While U.S. President Donald Trump is busy imposing additional tariffs on Chinese goods in the nations’ ongoing trade war centering on Chinese treatment of U.S. intellectual property, Louis Vuitton is taking steps of its own to address some of the widespread issues it faces connection with its Chinese entities’ infringement of its rights. The Paris-based brand filed suit against two subsidiaries of China’s shoe giant, Belle International, late last week, asserting infringement in connection with its Arclight sneakers.
According to Louis Vuitton’s complaint, which was filed in an intellectual property court in Hong Kong, Belle International and Best Able Footwear are selling footwear that replicates notable elements of its popular Arclight sneakers. The brand asserts that consumers have come to associate the Arclight design – which was introduced by Louis Vuitton’s womenswear director Nicolas Ghesquiere on the runway in October 2017 – with its brand, thereby, giving rise to legal protection.Louis Vuitton’s sneaker (Left) & Belle’s version (right)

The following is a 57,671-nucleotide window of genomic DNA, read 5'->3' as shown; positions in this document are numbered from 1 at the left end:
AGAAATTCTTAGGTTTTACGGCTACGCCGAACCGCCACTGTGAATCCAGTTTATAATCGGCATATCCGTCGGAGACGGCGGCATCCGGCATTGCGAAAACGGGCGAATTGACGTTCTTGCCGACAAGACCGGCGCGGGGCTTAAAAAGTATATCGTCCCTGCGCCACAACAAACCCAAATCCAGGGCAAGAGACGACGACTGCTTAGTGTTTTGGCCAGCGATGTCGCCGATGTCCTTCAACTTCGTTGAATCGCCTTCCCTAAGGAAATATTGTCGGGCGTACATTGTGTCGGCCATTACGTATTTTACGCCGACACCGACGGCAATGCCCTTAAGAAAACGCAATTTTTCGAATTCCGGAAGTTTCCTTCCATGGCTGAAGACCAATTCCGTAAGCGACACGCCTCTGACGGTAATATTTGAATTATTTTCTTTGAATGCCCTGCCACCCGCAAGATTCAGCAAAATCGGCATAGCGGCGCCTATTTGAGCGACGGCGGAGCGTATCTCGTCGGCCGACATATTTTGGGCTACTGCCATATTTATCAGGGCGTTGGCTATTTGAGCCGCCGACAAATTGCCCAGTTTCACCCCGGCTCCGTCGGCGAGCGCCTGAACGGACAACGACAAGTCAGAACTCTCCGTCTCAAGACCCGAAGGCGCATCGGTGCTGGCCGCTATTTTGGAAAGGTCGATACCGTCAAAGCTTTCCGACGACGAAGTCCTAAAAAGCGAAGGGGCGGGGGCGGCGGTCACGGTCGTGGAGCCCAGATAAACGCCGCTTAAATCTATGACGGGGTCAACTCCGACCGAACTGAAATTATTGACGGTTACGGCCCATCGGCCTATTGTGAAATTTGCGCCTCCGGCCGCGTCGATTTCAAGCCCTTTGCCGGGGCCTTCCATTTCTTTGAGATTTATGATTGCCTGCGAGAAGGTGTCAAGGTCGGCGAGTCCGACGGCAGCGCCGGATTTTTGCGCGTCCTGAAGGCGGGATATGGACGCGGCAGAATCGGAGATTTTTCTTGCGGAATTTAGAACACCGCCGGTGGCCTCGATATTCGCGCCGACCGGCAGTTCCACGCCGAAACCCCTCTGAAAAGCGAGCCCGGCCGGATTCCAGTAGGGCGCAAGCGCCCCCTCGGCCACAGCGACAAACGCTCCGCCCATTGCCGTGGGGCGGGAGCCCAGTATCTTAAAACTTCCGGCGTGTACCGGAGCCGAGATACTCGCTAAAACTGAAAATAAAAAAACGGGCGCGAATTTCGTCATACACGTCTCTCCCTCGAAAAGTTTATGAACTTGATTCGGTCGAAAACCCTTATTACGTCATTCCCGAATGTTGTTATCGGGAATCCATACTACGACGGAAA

More than that, the brand asserts in its suit that it maintains “substantial and distinctive reputation and goodwill” in connection with the $1,090 sneakers in China and across the globe, making the defendants’ lower-quality copycat versions particularly harmful.
As first reported by SCMP, the defendants first began selling the lookalike footwear – complete with $1,140 price tags – in July 2014, with the knowledge that they “were infringing copies of the Louis Vuitton trainers,” Louis Vuitton asserts. The brand is seeking injunctive relief to immediately and permanently bar Belle International and Best Able Footwear from selling the allegedly infringing footwear, as well as monetary damages of a sum to be determined at trial.
Funny enough, the suit comes years after Louis Vuitton’s parent company LVMH Moet Hennessy Louis Vuitton made headlines for its plan to buy $30 million worth of initial public offering shares in China’s Belle International Holdings, which listed in Hong Kong in May 2007, in furtherance of a push to raise up to $1.1 billion to add about 1,000 outlets per year in China.